Re: [linux-audio-user] Re: Marketing Free Music

From: Cesare Marilungo <cesare@email-addr-hidden>
Date: Fri Mar 10 2006 - 19:35:03 EET

Maluvia wrote:

>Hmmmm . . . . . . . . . . . .
>Lots of interesting ideas and an abundance of enthusiasm!
>Random First Thoughts:
>I've got to be honest - the 'Free Music' label makes me cringe.
>Two reasons - one personal, the other practical.
>Personal level:
>I *really, really* want my husband to be able to quit his stupid day-job
>flipping omelets and make music full, or nearly full-time.
>(If you're going to try to make a living at that, you've also got to spend
>a lot of time doing "self-sufficiency"-type things to provide for yourself
>what you can't afford to buy.)
>That 'Free Music' term just tells me we'll never be able to accomplish this
>- he can distribute an abundance of beautiful music to the world, freely -
>but forget ever getting anything back for it.
>That's just how it *feels* to me, and that is *really* depressing.
>Practical level:
>I have gotten from your posts Carlo, that you also want to encourage a
>culture of tipping/donation to go along with this movement.
>If you're going to address this from a psychological/subliminal/marketing
>standpoint - as you have been doing admirably - you must admit that using
>the term 'Free' so relentlessly in your marketing strategy psychologically
>works against the donation part of it.
>I mean, from the user's standpoint, it creates a cognitive dissonance of:
>"Well is it free or isn't it?"
>"They say it's so great and wonderful because it's free, but I'm morally
>obligated to pay for it too?"
>"Which is it?"
>Confusing your end-user/consumer is not good marketing strategy.
>I think most people will simply take you at your word that it is 'Free' and
>run with it - not feeling in the least obliged to donate - and possibly
>resent that whole aspect of it.
>(I know that to Stallman disciples the 'free' word is mandatory, but this
>is entertainment we're talking about here, and besides - as I keep saying,
>to make sense to me, the 'free' has to extend to *everything* or it just
>doesn't work.)
>I agree with Cesare that we could come up with a better term - I don't know
>- Open Music? Global Music? People's Music? Creative Commons Music? Direct
>Shoot - I'm just not feeling very inspired today, but you know what I mean:
>a term that holds all the positive connotations of being freely accessible
>(at least to those with internet access), disconnected from the industry,
>made with wonderful open-source tools, freedom-of-*choice* about what they
>can listen to, the rich diversity and abundance of this global music, being
>part of a whole new global village where we support and empower one another
>outside the strictures of corporatocracy, etc.
>BTW, if we do come up with a good strategy to get people to donate/tip for
>the music, then we definitely need to share the wealth:
>All music made with open-source tools should have nice, big attractive
>sidebar buttons to take people to the project sites' donation page to
>encourage donations for the software tools that make this all possible.
>Or better still - how about taking a page from many commercial artists that
>say "10% of the proceeds go to benefit . . . . ('Save the whales', 'Save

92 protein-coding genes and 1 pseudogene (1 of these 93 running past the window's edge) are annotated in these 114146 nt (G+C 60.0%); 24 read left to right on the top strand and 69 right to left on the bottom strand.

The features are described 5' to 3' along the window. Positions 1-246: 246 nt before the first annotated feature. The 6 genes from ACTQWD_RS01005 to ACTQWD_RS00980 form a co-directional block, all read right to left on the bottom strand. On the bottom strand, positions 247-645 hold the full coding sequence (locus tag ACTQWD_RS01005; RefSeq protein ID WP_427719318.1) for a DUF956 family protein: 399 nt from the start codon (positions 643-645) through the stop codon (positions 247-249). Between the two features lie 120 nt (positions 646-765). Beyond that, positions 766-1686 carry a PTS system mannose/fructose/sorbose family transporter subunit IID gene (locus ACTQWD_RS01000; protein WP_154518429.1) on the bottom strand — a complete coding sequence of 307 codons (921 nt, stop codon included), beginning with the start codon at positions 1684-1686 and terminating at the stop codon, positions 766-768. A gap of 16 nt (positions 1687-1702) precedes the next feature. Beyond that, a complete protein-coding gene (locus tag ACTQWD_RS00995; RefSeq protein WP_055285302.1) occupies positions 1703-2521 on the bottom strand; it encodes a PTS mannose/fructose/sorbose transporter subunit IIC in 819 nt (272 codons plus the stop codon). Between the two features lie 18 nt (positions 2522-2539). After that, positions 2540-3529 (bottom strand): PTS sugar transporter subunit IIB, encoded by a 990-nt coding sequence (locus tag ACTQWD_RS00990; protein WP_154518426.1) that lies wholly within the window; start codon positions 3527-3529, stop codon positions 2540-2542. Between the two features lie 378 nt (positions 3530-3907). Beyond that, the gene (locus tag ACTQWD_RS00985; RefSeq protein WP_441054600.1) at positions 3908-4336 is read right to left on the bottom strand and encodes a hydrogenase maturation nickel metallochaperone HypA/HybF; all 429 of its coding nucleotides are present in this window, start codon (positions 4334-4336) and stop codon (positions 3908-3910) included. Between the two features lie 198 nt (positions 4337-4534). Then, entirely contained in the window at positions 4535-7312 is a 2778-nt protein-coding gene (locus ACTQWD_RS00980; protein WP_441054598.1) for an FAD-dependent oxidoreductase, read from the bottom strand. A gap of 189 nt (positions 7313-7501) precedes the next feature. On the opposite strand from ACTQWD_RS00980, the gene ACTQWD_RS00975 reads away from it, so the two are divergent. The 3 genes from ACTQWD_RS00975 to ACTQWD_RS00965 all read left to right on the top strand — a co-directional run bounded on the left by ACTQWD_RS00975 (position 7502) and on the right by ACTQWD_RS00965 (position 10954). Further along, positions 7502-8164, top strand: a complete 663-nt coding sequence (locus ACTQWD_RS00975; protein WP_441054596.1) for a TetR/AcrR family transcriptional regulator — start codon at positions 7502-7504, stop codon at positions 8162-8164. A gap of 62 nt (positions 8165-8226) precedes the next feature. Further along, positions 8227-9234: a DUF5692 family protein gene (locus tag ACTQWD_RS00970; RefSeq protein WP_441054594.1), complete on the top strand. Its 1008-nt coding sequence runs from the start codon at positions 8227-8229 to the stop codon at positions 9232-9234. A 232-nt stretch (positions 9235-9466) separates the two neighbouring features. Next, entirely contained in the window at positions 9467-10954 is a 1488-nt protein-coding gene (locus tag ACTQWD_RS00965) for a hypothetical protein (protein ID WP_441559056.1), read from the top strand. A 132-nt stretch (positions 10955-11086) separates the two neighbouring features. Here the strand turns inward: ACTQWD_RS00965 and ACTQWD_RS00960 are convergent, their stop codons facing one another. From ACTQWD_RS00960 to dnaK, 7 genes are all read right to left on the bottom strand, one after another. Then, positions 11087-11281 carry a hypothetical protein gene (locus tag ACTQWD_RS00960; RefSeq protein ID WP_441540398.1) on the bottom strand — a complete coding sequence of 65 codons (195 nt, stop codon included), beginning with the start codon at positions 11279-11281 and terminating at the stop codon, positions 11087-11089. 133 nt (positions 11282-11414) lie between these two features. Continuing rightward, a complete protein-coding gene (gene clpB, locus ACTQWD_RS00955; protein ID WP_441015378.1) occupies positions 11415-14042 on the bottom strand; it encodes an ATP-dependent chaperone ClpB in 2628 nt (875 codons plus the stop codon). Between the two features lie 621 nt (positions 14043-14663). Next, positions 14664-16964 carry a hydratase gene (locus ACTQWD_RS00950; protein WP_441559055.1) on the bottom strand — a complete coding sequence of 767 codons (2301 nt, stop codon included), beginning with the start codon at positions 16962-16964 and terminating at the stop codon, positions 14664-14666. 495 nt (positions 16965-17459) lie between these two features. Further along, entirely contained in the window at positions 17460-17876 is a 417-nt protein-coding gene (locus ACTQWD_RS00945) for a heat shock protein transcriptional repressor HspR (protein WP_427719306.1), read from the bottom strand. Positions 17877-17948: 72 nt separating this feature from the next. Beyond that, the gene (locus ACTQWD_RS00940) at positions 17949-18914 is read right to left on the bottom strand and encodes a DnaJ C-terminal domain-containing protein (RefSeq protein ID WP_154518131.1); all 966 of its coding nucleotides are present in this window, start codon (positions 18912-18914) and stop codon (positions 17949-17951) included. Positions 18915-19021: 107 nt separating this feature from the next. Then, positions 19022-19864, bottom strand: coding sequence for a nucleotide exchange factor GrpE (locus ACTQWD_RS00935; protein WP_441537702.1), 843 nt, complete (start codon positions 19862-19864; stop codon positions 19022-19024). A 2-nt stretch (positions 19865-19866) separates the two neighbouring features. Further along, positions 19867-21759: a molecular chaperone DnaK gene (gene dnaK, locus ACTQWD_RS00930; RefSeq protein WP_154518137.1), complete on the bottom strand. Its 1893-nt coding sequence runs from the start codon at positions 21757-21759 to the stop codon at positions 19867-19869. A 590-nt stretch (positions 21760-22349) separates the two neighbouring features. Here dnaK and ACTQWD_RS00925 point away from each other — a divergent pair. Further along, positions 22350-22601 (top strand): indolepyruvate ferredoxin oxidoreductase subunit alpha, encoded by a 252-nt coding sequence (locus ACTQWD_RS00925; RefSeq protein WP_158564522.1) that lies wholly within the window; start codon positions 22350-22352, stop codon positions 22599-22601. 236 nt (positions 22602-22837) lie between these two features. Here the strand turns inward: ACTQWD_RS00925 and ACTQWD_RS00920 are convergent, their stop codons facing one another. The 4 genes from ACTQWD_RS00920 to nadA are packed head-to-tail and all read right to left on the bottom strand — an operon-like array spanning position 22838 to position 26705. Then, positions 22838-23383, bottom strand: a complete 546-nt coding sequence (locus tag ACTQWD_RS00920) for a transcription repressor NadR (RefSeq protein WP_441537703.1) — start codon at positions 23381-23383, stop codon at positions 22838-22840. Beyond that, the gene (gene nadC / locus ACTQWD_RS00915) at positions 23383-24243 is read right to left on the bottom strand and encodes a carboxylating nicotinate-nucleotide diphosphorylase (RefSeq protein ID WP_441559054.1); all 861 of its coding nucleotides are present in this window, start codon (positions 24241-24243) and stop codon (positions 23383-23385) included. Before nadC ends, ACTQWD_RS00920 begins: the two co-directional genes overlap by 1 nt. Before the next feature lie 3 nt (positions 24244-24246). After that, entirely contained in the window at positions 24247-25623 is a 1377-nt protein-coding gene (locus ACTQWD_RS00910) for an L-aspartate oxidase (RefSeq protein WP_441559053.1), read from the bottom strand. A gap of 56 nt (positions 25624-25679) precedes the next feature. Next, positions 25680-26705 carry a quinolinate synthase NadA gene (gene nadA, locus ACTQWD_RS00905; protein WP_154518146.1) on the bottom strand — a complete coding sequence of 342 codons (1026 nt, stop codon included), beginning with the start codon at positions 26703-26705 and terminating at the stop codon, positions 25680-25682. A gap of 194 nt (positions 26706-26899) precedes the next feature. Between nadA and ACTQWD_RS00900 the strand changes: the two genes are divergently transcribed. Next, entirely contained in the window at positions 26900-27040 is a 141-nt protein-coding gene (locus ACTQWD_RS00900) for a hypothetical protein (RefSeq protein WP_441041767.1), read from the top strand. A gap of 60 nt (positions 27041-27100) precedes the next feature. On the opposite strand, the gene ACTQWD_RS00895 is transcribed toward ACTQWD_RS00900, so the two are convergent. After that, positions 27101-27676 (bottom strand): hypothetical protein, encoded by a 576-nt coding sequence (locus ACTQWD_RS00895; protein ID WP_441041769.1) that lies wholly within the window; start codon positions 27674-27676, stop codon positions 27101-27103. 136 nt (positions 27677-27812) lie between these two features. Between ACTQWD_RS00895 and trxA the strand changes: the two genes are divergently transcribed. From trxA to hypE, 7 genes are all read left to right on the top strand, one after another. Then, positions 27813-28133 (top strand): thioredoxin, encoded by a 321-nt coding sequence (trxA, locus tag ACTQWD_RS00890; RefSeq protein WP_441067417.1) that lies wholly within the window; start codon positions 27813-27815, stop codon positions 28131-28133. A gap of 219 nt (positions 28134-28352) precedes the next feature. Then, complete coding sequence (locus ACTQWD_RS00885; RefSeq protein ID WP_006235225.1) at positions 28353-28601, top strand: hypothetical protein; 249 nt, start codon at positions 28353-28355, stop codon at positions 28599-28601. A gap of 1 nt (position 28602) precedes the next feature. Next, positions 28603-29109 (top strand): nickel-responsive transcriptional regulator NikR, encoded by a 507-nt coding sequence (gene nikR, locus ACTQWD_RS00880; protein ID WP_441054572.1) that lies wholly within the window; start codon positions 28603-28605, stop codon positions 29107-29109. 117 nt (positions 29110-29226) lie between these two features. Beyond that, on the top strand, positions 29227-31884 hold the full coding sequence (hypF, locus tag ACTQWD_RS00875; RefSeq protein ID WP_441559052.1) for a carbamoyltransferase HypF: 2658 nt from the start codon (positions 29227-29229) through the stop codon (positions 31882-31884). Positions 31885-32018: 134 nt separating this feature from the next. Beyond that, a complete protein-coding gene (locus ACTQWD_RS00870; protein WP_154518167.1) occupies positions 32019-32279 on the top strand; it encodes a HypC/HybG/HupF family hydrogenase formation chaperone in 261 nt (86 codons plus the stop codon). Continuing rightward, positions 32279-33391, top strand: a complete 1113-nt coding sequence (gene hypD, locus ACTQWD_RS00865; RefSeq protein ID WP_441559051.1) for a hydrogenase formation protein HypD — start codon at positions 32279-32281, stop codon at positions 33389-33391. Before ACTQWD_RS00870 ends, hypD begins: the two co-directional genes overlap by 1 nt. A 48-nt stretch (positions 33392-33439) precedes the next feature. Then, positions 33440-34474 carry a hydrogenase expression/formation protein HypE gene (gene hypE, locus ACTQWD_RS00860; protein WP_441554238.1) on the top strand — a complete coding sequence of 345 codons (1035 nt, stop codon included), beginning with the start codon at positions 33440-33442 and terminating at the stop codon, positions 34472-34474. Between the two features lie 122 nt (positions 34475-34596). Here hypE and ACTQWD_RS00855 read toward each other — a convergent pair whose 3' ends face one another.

>the rainforest', 'Campaign for Peace', 'Earthquake Relief' , etc.)
>We could say that "_% of the proceeds of all donations go to the OSS
>community" as support for the open-source tools that make this music
>(I actually had the whacked-out idea at one point that we should pay Paul
>some kind of 'royalty' from our CD sales - but given the likely number of
>such sales, I quickly realized that would be an insult. :) )
>Also wanted to mention one other aspect to this that we are going to try:
>Don't limit it just to downloadable music - make the CD/DVD-Audio an option
>as well - perhaps link it to the donation feature such as:
>"You can download these tracks for free - play them on your
>computer/portable player, share them with others, but if you would like to
>listen to this music in the best resolution and have a permanent copy of it
>you can buy it on CD for _$"
>Or alternatively - "$15 donation gets you the full CD with lots of bonus
>features, $20 gets you a DVD-Audio or DVD-Video with performance videos,
>multi-channel, pics, interviews, etc."
>Or for those who don't want to mess with CD production, it could be some
>other 'value-added' content:
>posters, T-shirts, mugs, bumper-stickers, calendars - lots of
>Just something to give an incentive to donate.
>Gotta go drink some tea and do some yoga to get my brain more in gear. ;)
Maluvia, you wouldn't believe me, but this time I agree on everything. :-)

About the definition, at least according to a google search I've been
the first to use: 'web releasing musician'. I think it says it all.
Music released on the web instead of in shops.

I started to see also website that proudly say 'not available in shops',
but this is limiting, since even some of my own releases are available
as printed cd in (altough underground) records shops.

About your goal to earn a living with music, what I was trying to
convince you all about is that it wasn't possible for non-commercial
artists to do this before. I've grown up listening mostly to music from
artists who had a day job. This could be possible now thanks to the Web.


Received on Fri Mar 10 20:15:35 2006

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